PAGE 52

Ia(t) -hcos(wt -1/J) (3.40) Ib(t) 271" (3.41) -hcos(wt1/J-) 3 lc(t) 471" (3.42) -hcos(wt1/J-3). Here 1/J represents an as-yet-unspecified phase lag between the ara' coil armature current and the rotor-induced emf in the a-a' coil. Each of these currents acts as a source of magnetomotive force that creates magnetic flux that also links the stator coils. Therefore, the actual emf induced in each coil is due to the superposition of flux produced by the rotor and flux produced by the stator currents. We will see that this situation can be reduced to a relatively simple circuit model for the generator. First, what is the angular flux density distribution produced by the cur rent in coil a-a' at any given time? We will concentrate on the simplest situation, where coil a-a' is concentrated into a single slot that spans a "full-pitch" angle (referring back to figure 3-3) of p = 1r. By an argument similar to that for the field produced by currents distributed around the rotor (3.43) where the delta-functions represent the concentration of the coil windings at angles within the stator wall. Integrating, we have 45

PAGE 53

l !!JJ. Nsl for 1!:. < () < zr.l () 2g a 2--2 Bra (r2, (), t)g = _!!JJ.N 1 for 1!:. < () < 7r f.Lo 2g s a 2 --' -7r < () < _1!:. --2 (3.44) which gives a square wave that varies from and the value when -j () j. We write (), t) as a cosine series (3.45) As before we will retain the fundamental mode, noting that higher harmonics may be suppressed by various methods, including distributing the windings across a finite spread of angles in the stator and setting the windings at a fractional pitch (p < 1r). Thus we write and similarly 0, t) 0, t) 2 27r 27r f.Lo-Nshcos(wt-1/J-)cos(()--) (3.47) ng 3 3 2 47r 47r J.Lo-Nsh cos(wt1/J-)cos(()--). (3.48) ng 3 3 The total field due to armature currents is 46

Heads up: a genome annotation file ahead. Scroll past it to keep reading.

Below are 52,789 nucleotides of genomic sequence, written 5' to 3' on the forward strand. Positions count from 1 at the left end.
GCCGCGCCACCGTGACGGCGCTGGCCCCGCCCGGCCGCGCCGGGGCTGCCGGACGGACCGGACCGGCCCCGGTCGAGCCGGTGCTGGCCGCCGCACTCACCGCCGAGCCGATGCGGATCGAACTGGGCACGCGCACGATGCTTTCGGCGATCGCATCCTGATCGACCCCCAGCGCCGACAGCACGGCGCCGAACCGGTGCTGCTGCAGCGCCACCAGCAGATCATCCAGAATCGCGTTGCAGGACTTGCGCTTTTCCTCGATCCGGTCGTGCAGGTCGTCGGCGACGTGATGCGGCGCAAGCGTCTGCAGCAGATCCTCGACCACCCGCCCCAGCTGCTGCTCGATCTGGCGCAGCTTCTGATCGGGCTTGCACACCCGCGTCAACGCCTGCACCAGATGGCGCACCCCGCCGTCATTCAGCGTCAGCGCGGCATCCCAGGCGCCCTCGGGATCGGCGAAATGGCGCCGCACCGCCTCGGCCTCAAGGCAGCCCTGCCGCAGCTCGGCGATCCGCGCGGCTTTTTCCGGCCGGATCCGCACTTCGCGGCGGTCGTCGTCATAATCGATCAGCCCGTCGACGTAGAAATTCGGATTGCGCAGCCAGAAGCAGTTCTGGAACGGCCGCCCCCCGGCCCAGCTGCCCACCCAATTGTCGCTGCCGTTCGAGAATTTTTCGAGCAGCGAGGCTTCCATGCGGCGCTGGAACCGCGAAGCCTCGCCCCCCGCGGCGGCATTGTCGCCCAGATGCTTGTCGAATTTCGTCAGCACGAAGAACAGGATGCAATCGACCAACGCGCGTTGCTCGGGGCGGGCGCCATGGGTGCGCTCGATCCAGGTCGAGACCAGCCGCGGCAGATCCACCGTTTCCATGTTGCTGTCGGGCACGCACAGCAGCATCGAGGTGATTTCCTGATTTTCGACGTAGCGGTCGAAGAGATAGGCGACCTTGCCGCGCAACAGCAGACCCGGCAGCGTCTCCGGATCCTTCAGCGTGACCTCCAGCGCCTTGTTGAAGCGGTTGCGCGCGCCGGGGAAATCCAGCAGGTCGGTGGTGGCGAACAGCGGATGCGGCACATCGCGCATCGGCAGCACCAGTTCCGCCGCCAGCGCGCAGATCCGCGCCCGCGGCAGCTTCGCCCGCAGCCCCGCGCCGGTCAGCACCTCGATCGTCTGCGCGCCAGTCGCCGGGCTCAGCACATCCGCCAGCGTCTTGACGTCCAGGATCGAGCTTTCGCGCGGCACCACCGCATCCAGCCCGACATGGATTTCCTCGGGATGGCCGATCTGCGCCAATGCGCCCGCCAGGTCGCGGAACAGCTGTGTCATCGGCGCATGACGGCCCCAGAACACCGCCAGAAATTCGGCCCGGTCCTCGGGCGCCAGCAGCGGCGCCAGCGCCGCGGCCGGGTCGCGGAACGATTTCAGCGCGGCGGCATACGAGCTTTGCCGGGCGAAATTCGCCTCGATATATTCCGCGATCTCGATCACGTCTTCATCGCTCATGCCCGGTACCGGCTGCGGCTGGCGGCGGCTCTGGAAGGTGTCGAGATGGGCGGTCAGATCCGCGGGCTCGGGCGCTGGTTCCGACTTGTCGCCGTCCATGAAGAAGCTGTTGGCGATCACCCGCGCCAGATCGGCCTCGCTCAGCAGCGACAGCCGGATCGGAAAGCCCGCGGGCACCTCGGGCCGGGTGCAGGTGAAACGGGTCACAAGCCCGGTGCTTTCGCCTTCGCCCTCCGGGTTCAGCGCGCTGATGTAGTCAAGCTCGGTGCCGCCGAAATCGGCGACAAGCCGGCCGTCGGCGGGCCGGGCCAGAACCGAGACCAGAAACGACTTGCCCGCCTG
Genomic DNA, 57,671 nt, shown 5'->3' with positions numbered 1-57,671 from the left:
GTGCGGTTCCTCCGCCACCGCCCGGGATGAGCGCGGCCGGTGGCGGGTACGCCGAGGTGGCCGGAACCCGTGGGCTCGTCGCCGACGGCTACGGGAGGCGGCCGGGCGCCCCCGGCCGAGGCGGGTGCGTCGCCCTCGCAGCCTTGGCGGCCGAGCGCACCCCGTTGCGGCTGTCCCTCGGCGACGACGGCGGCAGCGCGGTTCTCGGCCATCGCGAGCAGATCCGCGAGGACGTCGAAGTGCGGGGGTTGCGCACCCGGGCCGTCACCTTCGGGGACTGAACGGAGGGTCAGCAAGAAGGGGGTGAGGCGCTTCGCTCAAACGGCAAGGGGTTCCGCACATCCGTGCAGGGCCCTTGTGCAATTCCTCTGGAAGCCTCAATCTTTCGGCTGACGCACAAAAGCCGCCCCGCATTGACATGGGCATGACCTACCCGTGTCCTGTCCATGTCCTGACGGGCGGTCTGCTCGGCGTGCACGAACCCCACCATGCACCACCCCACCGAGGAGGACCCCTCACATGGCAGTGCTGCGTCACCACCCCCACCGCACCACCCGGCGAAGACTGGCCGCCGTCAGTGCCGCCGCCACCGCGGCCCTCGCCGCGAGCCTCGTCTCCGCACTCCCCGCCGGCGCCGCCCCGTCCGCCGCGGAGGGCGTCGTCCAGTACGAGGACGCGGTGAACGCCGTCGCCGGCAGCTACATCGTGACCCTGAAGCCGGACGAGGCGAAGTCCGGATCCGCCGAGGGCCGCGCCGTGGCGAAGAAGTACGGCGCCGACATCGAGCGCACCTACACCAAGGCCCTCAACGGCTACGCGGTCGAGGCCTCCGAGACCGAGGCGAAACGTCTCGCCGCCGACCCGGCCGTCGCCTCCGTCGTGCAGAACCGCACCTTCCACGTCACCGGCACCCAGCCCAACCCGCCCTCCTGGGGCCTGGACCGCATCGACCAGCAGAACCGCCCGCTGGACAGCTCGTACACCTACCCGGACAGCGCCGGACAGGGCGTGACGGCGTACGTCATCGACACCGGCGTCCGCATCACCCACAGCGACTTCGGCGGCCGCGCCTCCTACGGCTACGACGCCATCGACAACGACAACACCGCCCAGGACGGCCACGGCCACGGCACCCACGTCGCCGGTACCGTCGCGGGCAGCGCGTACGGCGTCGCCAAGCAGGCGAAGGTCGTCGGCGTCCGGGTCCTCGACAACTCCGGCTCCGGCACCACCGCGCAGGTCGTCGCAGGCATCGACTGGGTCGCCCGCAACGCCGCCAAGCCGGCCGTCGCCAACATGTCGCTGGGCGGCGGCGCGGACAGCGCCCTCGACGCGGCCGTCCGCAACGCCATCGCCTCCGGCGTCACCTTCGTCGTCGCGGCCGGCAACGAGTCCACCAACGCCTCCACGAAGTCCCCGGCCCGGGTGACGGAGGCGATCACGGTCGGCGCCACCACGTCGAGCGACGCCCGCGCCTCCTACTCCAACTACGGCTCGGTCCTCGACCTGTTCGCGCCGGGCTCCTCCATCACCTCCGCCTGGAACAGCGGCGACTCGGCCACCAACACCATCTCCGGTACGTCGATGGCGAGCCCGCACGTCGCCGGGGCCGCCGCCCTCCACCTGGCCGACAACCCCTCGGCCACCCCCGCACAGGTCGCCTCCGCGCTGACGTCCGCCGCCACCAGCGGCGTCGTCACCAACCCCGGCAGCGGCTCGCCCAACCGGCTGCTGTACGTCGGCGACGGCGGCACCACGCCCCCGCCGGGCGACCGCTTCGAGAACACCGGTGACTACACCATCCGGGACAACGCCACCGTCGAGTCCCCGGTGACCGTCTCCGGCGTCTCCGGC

PAGE 54

2 J.L0-Nsh[cos(wt-'1/J) cos() ng 2n 2n +cos(wt'1/J-3 ) cos(()3 ) 4n 4n +cos(wt'1/J-3 ) cos(()3 )] 3 2 2J.Lo-Nshcos(9wt + '1/J). ng (3.49) Note that this is a rotating wave with the same angular frequency as the rotor. The induced emf in coil a-a' is then (taking p = n) Eas(t) (3.50) where we define a "stator inductance" (3.51) To summarize, we have 47

PAGE 55

Eao LraWlr cos wt hcos(wt'1/J) Eas 71" Lswhcos(wt'1/J-2). We write these as phasors as shown in figure 3-6 (3.52) (3.53) (3.54) Figure 3-6: Phasor diagram showing the relationships between the emf and current phasors. Ea0 -LraWlr fa he-NL Eas Lswhe-i'h-J11"/2 and note that Eas = -jwLsia. (3.55) (3.56) (3.57) (3.58) Now the voltage at the terminals of the generator, using phasor notation, is the superposition of the emfs due to the rotor and to the stator current: 48

PAGE 56